The Baen Free Library has put up entire works on the net for people to read, often before the book ships. I have, I admit, read a couple of books that way, and then not bought the print book when it came out. On the other hand, I bought the entire John Ringo Posleen series based on reading the first dozen pages at the Baen Free Library. Overall, I find now that I rarely read more than a few dozen pages of a book at the BFL, just like I do at brick and mortar stores. I came to the conclusion that if I was reading 50 pages, why not just pre-order and read it in a form that can be read on an exercise bike or a recliner.
So, I hope that authors, as a class, find a way to get fair compensation in the new, easy-access-to-information world. An author who claims that this kind of excerpting is fundamentally unfair is not going to get any sympathy at all - once you published your work for profit, I should be allowed to find and evaluate it. The details need work, true, but the overall idea of using some kind of search seems pretty reasonable.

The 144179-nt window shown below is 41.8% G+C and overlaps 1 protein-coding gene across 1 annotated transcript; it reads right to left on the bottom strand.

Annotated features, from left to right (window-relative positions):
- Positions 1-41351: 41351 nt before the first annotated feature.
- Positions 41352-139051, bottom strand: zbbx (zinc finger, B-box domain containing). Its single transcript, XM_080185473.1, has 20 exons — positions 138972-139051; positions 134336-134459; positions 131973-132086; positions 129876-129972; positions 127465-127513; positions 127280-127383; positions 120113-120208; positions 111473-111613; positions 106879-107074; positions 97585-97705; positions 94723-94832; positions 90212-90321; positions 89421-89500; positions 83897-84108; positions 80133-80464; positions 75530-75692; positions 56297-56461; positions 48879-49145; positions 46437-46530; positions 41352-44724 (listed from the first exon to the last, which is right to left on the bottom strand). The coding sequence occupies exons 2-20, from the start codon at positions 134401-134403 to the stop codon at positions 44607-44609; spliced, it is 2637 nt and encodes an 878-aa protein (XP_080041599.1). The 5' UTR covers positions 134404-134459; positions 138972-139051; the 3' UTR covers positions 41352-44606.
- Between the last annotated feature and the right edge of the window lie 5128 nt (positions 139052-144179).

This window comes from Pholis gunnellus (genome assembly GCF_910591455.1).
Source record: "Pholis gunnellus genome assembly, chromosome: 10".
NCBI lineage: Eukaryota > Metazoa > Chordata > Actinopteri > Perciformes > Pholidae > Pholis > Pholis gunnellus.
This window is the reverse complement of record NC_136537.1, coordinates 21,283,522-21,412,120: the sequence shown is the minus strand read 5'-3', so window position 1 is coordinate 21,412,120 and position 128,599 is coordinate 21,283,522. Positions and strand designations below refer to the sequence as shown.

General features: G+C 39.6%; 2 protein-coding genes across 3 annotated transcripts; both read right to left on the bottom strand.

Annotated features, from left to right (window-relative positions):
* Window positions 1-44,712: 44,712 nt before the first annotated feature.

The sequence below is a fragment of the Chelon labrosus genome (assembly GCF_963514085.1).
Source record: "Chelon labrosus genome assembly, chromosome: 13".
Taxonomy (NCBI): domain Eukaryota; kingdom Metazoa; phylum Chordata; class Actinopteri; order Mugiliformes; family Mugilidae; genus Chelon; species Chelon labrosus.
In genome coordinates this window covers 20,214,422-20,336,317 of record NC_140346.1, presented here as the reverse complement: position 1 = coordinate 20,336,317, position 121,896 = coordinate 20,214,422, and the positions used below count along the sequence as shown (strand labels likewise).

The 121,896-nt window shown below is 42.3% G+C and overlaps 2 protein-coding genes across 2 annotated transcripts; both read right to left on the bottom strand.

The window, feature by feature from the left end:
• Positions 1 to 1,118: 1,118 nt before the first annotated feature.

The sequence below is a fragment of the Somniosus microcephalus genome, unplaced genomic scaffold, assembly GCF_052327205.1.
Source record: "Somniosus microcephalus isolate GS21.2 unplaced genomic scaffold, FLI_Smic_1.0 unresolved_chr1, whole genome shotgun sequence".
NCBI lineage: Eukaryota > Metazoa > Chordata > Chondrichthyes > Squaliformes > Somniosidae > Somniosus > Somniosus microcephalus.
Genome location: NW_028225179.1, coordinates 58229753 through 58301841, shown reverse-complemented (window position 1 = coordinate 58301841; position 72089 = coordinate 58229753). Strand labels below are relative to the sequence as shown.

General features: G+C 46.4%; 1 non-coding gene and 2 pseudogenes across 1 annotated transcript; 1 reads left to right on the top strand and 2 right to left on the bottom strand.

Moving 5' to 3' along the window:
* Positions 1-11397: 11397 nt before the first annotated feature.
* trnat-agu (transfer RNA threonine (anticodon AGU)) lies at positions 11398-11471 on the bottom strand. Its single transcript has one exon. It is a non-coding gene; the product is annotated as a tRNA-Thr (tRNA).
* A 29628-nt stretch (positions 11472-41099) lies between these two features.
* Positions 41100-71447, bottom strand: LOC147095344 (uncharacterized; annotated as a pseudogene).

You _will_ impress me by writing books I want to read, and by finding a way to show me your books - google print, amazon, brick and mortar, or whatever else will work. Google is providing a very low cost (both in time and effort) way for me to find you.
Don't blow it.
This argument is surprisingly similar to the RIAA/mp3 battle. Speaking from a naive perspective, how much money does an author actually make on a book "sale"?
To me, it seems that Google Print could be an empowering tool for an author. One of the main reasons for having publishing companies is to get the "work" in books, and get them out the door and all over the country. Doesn't Google Print take on the role of the distribution network? If so, won't authors be able to create their texts and submit them to Google Print and skip the publisher? If Google Print becomes a tool that is as essential as Google Search, won't this allow the author to skip the publisher, and pocket ALL of the royalties associated with their book???